But ... if I was able to pinpoint the defect in the blueprint, I could take an eraser and pencil to fix the mistake (or use scissors to snip out the faulty section and replace it), then deliver those new instructions, and my crew would build the flawless version of the house as it was originally intended.
On the other hand, if I wanted to add a feature to improve the house design mid-construction, like adding a kitchen cabinet or moving a wall one inch to the left, I could do the same thing: update the blueprints and deliver the improved instructions to the building crew. It’s important to remember that, relative to the size and complexity of the blueprint, these changes are small and precise. The house as a whole will still stand as it would have before, with one or two targeted improvements having been made.
That is what gene-editing tools are now enabling scientists to do. And the possibility of making improvements never before dreamed about—like fixing rare diseases caused by a defect in the genetic blueprint—is certainly worth getting excited about.
The Potential of Gene Editing for Agriculture
Gene editing offers the same exciting potential of newly possible innovations in agriculture. In crop science, we believe gene-editing tools like CRISPR will allow researchers to make precise improvements within a plant’s DNA to:
- Enable a beneficial characteristic (such as drought tolerance or improved nutrition),
- Deactivate an unfavorable characteristic (such as disease vulnerability), or—
- Break genetic linkages between genes conferring positive traits (like disease resistance) with less desirable traits (like drought sensitivity), generating plant varieties with the most desirable combinations of traits.
Basically, these tools have the potential to help plant scientists integrate the most desirable traits into improved seed products for farmers with more efficiency and precision than ever before. And by giving plants a better chance of survival, particularly in regions that struggle with hunger and malnutrition, we will be able to give people a better chance at life as well. As Bill Gates eloquently advocated in a recent article, “…improving the productivity of crops is fundamental to ending extreme poverty… Gene editing to make crops more abundant and resilient could be a lifesaver on a massive scale.”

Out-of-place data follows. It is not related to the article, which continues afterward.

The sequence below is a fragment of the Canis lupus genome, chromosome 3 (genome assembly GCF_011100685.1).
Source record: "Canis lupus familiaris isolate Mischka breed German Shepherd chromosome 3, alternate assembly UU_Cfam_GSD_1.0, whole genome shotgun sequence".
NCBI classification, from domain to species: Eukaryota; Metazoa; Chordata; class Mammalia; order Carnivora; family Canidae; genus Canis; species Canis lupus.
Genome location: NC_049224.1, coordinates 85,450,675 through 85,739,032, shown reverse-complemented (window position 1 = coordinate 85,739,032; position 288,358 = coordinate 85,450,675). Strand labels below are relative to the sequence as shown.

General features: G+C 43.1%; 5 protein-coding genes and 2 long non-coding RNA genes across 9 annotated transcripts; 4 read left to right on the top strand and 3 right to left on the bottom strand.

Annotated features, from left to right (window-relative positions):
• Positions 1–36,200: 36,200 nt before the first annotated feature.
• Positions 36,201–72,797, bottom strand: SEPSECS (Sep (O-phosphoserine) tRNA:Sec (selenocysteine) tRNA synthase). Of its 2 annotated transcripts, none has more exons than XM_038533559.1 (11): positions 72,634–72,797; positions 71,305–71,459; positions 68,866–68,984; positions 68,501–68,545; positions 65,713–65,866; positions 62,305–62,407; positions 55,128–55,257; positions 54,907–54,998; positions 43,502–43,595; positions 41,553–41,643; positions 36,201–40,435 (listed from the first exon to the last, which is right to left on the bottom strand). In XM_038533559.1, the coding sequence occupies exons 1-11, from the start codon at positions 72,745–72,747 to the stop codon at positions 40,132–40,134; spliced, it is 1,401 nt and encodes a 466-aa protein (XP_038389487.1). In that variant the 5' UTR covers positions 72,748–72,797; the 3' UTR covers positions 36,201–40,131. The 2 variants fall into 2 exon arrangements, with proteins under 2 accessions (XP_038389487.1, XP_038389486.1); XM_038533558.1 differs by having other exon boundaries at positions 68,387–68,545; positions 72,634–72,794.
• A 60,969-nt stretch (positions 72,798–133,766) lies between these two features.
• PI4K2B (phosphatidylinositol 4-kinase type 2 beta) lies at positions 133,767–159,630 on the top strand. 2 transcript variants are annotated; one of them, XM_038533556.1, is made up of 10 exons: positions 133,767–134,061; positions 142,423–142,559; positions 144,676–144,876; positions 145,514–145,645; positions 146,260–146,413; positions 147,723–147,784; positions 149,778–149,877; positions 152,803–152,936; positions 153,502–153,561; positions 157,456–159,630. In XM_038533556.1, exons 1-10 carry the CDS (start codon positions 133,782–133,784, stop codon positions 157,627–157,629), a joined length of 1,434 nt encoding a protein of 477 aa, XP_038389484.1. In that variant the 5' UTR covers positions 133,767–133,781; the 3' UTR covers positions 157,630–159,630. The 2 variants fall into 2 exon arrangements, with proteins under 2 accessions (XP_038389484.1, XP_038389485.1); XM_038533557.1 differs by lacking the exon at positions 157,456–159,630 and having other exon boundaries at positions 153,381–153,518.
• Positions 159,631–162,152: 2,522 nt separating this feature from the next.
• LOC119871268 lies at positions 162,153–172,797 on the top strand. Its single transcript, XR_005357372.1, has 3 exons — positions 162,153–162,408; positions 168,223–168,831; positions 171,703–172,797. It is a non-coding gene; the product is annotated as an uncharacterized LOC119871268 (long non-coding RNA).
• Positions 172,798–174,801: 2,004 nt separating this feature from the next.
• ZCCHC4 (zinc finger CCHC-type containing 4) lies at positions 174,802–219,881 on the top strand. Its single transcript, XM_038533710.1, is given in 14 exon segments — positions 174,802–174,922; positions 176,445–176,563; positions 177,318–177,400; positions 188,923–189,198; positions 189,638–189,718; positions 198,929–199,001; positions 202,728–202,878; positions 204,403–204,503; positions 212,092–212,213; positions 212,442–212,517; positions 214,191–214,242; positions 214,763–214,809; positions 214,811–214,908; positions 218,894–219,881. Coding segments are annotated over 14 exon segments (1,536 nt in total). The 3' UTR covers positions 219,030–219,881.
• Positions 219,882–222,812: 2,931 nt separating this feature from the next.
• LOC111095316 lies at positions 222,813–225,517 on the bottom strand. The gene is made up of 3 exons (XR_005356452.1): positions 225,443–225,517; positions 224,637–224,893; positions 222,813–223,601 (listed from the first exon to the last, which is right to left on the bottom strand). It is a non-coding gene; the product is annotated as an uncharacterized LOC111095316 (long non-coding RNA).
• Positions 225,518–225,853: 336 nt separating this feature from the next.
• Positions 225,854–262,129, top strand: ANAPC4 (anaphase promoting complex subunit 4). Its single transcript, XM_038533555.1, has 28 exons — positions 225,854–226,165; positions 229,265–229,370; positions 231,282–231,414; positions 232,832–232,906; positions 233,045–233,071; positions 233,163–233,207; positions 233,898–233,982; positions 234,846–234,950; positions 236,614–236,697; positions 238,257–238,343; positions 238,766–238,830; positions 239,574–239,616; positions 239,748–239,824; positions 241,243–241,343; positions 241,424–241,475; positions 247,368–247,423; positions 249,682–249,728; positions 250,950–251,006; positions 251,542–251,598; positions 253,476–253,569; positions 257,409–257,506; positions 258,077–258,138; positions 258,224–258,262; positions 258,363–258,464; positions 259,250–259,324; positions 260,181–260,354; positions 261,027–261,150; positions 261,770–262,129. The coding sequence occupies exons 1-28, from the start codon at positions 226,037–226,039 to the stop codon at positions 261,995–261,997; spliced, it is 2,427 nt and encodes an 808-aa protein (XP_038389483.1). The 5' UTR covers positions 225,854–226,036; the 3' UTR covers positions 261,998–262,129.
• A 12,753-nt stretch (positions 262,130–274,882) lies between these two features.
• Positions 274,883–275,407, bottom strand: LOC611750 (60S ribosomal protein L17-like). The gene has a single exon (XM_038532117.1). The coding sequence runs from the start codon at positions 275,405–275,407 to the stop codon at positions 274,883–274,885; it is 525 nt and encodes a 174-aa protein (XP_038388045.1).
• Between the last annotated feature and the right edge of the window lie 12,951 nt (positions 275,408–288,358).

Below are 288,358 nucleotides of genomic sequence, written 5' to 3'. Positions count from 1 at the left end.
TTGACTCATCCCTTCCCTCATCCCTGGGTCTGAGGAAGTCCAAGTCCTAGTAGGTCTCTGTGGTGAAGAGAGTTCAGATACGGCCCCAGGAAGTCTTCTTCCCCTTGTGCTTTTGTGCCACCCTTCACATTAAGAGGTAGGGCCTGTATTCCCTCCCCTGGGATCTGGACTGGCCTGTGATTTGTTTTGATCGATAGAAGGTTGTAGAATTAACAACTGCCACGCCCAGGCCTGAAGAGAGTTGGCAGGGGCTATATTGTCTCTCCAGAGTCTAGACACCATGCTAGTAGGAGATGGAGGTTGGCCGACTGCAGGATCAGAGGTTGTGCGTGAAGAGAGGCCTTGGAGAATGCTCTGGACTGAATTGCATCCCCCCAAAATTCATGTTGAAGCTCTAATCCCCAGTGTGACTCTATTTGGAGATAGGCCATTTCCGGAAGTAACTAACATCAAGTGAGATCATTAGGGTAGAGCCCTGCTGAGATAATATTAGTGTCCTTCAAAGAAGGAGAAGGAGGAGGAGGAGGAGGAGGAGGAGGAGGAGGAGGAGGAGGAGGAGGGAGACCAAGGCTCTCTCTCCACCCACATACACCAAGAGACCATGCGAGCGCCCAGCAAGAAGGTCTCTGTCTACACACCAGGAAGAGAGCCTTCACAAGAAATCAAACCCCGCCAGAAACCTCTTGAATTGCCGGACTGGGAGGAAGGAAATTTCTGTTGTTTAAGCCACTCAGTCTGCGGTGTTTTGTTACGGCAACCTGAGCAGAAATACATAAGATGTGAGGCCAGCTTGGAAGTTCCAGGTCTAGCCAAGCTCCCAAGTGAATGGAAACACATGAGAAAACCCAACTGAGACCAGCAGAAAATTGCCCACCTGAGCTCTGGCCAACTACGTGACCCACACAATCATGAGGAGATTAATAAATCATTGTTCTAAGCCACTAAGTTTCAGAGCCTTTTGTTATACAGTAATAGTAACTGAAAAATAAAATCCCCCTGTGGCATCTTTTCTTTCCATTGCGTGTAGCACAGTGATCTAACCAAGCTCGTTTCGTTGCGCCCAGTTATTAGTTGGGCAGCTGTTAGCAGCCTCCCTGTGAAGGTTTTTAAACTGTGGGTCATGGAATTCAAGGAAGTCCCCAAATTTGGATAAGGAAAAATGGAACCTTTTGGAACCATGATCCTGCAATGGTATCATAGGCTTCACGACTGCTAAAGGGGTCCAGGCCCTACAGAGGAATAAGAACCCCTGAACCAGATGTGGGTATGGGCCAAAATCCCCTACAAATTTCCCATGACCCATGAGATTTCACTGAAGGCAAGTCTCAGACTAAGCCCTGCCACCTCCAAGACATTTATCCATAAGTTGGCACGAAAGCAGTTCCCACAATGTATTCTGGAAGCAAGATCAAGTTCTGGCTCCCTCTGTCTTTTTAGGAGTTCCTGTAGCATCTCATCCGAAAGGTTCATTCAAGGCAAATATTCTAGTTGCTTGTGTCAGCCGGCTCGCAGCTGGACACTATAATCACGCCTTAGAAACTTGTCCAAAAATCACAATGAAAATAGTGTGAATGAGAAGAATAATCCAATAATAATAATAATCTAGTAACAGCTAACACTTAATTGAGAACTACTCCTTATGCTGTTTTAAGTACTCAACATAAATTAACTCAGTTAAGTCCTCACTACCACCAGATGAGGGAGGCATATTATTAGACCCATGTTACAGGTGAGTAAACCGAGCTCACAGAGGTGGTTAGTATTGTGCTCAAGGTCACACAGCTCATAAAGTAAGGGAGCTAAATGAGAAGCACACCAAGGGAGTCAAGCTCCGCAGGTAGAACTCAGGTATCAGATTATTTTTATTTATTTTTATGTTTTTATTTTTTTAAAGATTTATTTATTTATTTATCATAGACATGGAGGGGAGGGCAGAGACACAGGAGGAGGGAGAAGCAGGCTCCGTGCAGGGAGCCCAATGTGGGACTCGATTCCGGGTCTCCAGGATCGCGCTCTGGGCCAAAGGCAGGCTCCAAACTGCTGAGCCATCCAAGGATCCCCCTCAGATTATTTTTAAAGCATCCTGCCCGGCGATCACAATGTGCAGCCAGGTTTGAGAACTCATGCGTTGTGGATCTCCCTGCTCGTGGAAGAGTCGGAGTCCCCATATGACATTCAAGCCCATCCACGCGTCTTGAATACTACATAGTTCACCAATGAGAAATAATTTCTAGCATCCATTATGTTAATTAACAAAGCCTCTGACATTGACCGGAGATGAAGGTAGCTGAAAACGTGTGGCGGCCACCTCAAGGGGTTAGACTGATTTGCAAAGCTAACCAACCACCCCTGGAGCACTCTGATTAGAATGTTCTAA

Gene editing vs. genetic engineering
Since gene editing does not introduce DNA from a different plant species (like genetically modified organisms (GMOs) produced by genetic engineering), the end product (edited DNA) is no different than what plant breeders might eventually arrive at through selective breeding for a specific trait. This is why the U.S. Department of Agriculture recently announced that it will regulate gene-edited plant varieties in the same way as varieties bred through traditional methods—a rational, science-based approach that I agree with. Keep in mind that all new plant varieties still go through years of field trialing and safety testing before they are made available to farmers to grow. Gene-editing tools simply help plant breeders achieve the desired genetic blueprint much faster, as well as more reliably and cost-effectively before seeds advance to the next stage of the development process.
Often I am asked if gene-edited seed products will replace the GM seeds available to farmers today. (As a refresher, the key difference is that genetic engineering transfers a desirable trait from one species to another, while gene editing makes improvements using genetic material from within the plant’s own family.) I go back to my construction story and consider building my house in a warmer climate. In a “gene-editing scenario,” I could edit the blueprint and redesign the structure to have thicker walls, more insulation, and properly positioned windows. But if I really wanted the house to be cooler, I would need to “genetically modify” the blueprint to include an air-conditioning unit—an external “trait” not included in the home’s original design. So sometimes there are limits as to what we can do to improve a plant by just editing its native DNA sequence, and I foresee a continued need for both types of technology to meet the world’s agricultural challenges.
Communicating the benefits of a better blueprint
Scientific breakthroughs like gene editing are the reason I became a scientist—I’ve always been motivated to do research that helps make the world a better place. The safe and responsible use of these tools can do just that. However, it will take consumer understanding and acceptance of gene-editing tools and the products they enable for the technology to be impactful across industries and around the world. The only way that will happen is if those of us who have already embraced gene editing can do a better job of communicating with those who haven’t. We must help people understand that gene editing works with nature in a way that is safe ... and that a better blueprint builds a better house.
This blog was originally published on LinkedIn.